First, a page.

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Old styles in a new world

Standing in the IDB Cultural Center Art Gallery, in Washington, D.C., surrounded by paintings from 19th century Venezuela, one feels transported to, well, France.

With the exception of several charming primitives from early in the century, the exhibit “Leading Figures in Venezuelan Painting of the Nineteenth Century” stands as a testimony to the degree to which the mid-century Venezuelan elite regarded France as the model for material, intellectual and cultural attainment.

But this came later. In the early years of the century, the arts, including painting, were still being practiced at the handicraft level with little knowledge of perspective, proportion and shading. The reigning genre at that time was portraiture, along with the depiction of historical and mythological themes.

Venezuela’s artistic horizons broadened after the country achieved independence. Inspired in part by the reports of German scholar Alexander von Humboldt, many writers, scientists, explorers and artists from overseas visited Venezuela, introducing new ideas. Artists began to explore new themes, such as landscape and local scenes.

Foreign influences increased in the 1840s, as Venezuela entered a period of prosperity. Drama and photography made their appearances, and formal art instruc- tion became available at several institutions, including the Academy of Fine Arts in 1849. The arts made further advances after national leader Antonio Guzmán Blanco arrived on the political scene in the 1870s. Considered both a great autocrat and a civilizing force, his rule spelled the end of the influence of the local leaders. He remodeled Caracas to give it the appearance of Paris, and oversaw the creation of the National Institute of Fine Arts. Young artists received fellowships to study in Paris and Rome. In particular, study at the Paris Academy was considered all but obligatory.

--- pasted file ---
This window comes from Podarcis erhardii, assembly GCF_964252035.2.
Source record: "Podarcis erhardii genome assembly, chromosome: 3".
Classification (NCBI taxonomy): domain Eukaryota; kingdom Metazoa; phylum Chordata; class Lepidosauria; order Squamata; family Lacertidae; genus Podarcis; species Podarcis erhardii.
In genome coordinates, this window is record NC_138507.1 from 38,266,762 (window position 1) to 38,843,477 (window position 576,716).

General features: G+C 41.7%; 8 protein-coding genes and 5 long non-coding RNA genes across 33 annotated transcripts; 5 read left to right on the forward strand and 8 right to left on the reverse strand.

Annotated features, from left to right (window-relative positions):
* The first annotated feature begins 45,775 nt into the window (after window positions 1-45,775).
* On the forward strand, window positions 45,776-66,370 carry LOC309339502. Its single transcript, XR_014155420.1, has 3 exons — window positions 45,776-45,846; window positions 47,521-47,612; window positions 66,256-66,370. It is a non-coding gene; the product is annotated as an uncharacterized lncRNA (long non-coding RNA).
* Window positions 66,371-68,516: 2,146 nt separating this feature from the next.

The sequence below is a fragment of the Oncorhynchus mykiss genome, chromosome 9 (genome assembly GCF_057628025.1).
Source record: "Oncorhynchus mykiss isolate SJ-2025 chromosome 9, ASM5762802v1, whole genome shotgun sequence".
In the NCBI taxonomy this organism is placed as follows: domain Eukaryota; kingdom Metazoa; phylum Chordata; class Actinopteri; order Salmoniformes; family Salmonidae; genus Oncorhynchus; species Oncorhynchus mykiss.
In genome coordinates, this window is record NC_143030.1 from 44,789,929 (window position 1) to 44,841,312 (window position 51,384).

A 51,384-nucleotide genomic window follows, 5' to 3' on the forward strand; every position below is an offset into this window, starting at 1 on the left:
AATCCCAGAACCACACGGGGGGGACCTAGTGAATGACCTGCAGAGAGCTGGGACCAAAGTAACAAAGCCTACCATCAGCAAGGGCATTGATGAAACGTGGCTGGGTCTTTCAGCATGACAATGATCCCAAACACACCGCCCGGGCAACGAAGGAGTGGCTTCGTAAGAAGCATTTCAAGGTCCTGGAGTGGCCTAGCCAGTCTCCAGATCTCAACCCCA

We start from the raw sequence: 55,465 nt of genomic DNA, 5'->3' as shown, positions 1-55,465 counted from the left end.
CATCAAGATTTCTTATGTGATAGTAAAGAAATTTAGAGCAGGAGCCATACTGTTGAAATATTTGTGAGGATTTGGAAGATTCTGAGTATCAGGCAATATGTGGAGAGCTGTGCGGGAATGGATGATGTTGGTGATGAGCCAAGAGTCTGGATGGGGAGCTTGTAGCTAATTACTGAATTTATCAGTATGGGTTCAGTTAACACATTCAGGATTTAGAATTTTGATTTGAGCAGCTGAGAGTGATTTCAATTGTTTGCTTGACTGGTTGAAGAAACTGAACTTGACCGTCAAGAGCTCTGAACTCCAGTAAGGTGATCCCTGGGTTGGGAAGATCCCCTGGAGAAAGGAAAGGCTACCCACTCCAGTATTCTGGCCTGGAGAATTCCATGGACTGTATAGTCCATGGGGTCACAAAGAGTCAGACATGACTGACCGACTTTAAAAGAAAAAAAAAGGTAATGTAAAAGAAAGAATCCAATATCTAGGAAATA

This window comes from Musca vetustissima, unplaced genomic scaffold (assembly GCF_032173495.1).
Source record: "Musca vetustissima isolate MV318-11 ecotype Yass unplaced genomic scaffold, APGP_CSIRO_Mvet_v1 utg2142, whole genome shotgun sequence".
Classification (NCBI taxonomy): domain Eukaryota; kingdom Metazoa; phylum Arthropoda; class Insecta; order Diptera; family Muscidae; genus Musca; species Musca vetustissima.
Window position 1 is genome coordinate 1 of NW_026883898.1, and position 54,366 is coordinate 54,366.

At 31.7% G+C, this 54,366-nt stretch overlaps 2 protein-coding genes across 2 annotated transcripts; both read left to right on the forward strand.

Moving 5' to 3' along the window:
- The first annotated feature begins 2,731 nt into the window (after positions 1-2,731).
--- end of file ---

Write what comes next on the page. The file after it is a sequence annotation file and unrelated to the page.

Politics and portraiture. One of Venezuela’s most brilliant, versatile and prolific exponents of the French academic style, Arturo Michelena, was in constant demand to fill the broad, empty walls of public buildings with scenes from the nation’s history: heroes, battles, allegories. His talents were put to good use by the church as well, and his religious works included the “Last Supper” for the Cathedral of Caracas. More intimate works also demonstrated the talents of this master of the turn of the century, such as his Portrait of Emilia Alcalá.

During this period, a whole generation of artists received commissions from the government for the decoration of public buildings, and painters working in the academic style turned out numerous depictions of national heroes and other illustrious figures. Meanwhile, the church resumed its patronage of the arts and private commissions gave artists another source of support.

But while the arts flourished, the wholesale acceptance of a foreign model affected the interpretative vision of the artist and the subject matter chosen. The result, according to IDB Cultural Center Curator Félix Angel, was a disconnect between art and social reality, reflecting the substantial difference between the idealized country and Venezuela’s evolving cultural and political systems. In fact, it was only towards the end of the century that one artist, Emilio Boggio, took a fresh view of the function of art, thus spurring an artistic movement that more faithfully portrayed how Venezuelans actually lived at the time.

The French Academic style prevailed until 1909, when students of the Venezuelan Academy of Fine Arts went on strike against obsolete instructional methods. According to Marián Caballero, curator of nineteenth century art in Venezuela’s Gallery of National Art, writing in the catalogue that accompanied the IDB exhibit, the strike marked a turning point, opening the way for an exploration of landscape painting, changes in the palette of colors, and the use of natural light.

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